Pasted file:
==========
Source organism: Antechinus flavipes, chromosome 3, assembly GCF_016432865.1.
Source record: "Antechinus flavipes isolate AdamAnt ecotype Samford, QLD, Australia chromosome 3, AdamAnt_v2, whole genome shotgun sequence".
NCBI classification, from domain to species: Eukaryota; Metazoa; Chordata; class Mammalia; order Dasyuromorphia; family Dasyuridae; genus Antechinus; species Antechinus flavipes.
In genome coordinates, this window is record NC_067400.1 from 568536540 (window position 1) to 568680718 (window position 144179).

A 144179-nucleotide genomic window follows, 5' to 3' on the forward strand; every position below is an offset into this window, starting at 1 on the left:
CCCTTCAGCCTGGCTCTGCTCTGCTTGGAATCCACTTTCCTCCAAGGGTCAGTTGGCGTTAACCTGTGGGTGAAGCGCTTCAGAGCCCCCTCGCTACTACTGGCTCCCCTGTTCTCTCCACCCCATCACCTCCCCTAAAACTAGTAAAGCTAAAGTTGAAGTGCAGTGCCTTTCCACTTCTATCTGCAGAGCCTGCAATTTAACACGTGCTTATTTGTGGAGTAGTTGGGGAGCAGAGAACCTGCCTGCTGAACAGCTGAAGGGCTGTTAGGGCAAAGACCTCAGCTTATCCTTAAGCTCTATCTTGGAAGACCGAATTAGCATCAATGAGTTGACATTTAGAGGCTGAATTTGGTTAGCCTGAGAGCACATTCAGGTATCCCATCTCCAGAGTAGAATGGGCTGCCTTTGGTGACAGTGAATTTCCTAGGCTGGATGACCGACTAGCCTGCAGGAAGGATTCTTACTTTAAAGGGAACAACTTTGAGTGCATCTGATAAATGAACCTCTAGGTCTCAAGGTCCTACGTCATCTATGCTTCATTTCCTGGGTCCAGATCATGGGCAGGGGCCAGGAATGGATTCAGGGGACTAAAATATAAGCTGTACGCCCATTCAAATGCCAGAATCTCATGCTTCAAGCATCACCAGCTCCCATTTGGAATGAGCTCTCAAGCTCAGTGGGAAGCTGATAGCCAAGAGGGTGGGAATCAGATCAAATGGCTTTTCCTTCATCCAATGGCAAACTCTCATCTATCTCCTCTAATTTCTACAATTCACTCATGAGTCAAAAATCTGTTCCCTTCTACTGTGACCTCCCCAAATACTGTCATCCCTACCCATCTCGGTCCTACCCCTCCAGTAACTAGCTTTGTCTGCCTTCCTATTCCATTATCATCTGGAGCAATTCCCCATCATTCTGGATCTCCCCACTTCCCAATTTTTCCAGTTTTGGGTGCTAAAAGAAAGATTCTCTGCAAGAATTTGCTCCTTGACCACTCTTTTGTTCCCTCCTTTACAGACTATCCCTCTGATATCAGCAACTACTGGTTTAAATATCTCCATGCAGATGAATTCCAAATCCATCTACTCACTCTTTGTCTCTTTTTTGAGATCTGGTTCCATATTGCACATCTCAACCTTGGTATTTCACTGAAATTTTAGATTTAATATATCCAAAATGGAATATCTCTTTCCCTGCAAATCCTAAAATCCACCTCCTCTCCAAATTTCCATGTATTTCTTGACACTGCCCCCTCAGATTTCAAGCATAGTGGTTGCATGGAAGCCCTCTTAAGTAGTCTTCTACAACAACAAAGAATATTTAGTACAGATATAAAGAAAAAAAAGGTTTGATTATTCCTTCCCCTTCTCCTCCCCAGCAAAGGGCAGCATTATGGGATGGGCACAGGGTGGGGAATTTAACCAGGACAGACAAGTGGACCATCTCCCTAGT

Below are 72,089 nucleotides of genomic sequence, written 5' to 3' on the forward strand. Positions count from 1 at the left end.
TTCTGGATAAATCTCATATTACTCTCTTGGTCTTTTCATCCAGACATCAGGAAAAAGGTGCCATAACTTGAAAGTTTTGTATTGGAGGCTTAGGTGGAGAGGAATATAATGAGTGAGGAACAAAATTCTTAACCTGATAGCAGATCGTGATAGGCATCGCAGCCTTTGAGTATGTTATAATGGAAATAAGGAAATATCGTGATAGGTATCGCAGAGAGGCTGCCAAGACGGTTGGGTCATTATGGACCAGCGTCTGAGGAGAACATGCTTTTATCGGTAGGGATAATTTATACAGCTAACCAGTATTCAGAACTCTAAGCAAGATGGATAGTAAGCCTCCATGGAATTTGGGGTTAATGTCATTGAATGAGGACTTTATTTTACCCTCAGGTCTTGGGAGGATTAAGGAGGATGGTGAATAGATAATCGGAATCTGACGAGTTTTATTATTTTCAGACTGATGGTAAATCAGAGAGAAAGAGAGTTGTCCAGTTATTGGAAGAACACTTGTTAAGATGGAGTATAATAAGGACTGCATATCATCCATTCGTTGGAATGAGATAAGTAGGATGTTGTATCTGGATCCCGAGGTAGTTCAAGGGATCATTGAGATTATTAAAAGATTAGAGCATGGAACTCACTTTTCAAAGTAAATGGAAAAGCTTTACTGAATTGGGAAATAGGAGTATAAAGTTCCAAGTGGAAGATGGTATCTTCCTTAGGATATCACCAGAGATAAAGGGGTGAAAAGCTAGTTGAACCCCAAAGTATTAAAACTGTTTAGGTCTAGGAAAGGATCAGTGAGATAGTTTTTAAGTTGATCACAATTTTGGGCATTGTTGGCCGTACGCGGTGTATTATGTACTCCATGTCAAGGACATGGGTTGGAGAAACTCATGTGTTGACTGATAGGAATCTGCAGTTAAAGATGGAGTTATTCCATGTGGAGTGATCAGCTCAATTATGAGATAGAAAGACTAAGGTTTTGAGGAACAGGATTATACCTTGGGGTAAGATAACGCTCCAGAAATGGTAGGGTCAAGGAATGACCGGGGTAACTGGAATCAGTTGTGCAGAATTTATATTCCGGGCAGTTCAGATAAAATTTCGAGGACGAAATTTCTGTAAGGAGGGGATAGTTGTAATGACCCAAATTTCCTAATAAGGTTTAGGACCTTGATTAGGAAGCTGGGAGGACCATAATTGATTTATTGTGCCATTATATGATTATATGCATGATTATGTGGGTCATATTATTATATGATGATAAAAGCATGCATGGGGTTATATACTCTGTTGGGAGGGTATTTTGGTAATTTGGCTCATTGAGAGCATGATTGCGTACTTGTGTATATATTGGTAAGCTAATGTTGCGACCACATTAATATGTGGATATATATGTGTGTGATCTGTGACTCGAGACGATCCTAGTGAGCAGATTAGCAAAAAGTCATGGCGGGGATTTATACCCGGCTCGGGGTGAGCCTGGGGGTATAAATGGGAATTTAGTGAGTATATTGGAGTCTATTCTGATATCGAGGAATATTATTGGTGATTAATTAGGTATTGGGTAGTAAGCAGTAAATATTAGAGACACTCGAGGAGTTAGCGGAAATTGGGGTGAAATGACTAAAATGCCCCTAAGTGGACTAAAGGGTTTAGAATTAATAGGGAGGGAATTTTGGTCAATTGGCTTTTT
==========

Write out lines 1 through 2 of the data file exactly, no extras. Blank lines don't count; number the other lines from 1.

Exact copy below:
Source organism: Antechinus flavipes, chromosome 3, assembly GCF_016432865.1.
Source record: "Antechinus flavipes isolate AdamAnt ecotype Samford, QLD, Australia chromosome 3, AdamAnt_v2, whole genome shotgun sequence".